This is how I see it:

    “Plan B” isn’t a literal plan. My “Plan A” in life has multiple options, because I have multiple interests, multiple skillsets, and I don’t need to get paid to enjoy my hobbies (i.e. I will always play guitar and write music, even if it’s never my job). Plan A isn’t, “Quit my day job and be a rockstar.” It’s more like, “Work my day job and see if I can figure out a way to do the music thing for a living. Meanwhile, learn new skills at the day job because there is some fascinating stuff to learn there. Also, learn some things on the side because it is fun.”

    “Plan B” represents giving up without trying. When people ask, “What is your backup plan?” they aren’t just asking what your backup plan is. In my experience, if you shrug and say, “Haven’t thought about it,” the follow up is not something positive, like a reminder that life is unpredictable and that it’s good to have options. It’s always, “You know, only one in a million actually succeed at [whatever you want to do],” with the implication that you aren’t that one. I guess I’m saying that there is a difference between encouraging someone to have a backup plan and discouraging them from having a primary plan. I think the reason this is resonating with so many people is because a lot of us let ourselves be talked out of something before giving it a fair shot.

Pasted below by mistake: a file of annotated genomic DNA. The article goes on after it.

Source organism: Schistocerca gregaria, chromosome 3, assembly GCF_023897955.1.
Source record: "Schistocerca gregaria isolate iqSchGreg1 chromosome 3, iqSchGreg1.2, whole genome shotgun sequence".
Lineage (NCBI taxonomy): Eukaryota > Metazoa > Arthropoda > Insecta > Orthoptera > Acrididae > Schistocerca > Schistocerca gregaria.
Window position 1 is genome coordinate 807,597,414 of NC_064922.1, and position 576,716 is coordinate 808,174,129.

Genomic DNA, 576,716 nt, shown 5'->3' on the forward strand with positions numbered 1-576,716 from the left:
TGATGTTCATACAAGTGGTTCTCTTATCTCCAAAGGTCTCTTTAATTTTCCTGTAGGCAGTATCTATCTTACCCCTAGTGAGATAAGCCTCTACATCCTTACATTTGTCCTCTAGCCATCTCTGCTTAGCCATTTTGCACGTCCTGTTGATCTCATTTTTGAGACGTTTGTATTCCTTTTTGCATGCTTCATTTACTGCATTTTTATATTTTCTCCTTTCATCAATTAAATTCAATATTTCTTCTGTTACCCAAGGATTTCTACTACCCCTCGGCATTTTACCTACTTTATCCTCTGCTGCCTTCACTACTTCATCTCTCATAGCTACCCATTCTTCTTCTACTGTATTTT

I’m 27, married, have a dog and a cat. Quitting my day job would put my family at risk, and I’m not selfish enough to do that. So my “Plan A” can’t be “Quit my job and make music until the money rolls in.” Plan A is as simple as dedicating a couple hours a night to honing my skills and writing music instead of blowing the entire night on TV and video games. Plan B would be the TV and video games — giving up.

    As far as wealth/class/privilege goes, I say if someone out there has the safety net required to utterly throw caution to the wind and pursue some half-conceived plan, they should go for it. They’ll learn something and do better next time, or say, “oh well, I tried” and do something else. I certainly wouldn’t begrudge them making the most of what is available to them.

    • I like a lot of what you say, but what I saw over and over again in the f***planb was a magical thinking that said “I will make it, because I will not allow myself to fail.” (The second quote from AP means exactly that to me.)

      And there were many people who definitely took it to the extreme, including AP herself. She had a later tweet which said “if you f*** up your life it will be the most glorious f*** of all time!”

      I have no problem with ANYONE pursuing a dream. I’ve been pursuing one for approaching 8 years now. I don’t believe anyone should give up their dreams either! But her initial quote was asking her what she would do if she didn’t make a living as an artist, and her response was that she was not even going to consider that possibility. That’s just irresponsible, and its an irresponsibility that I lived through.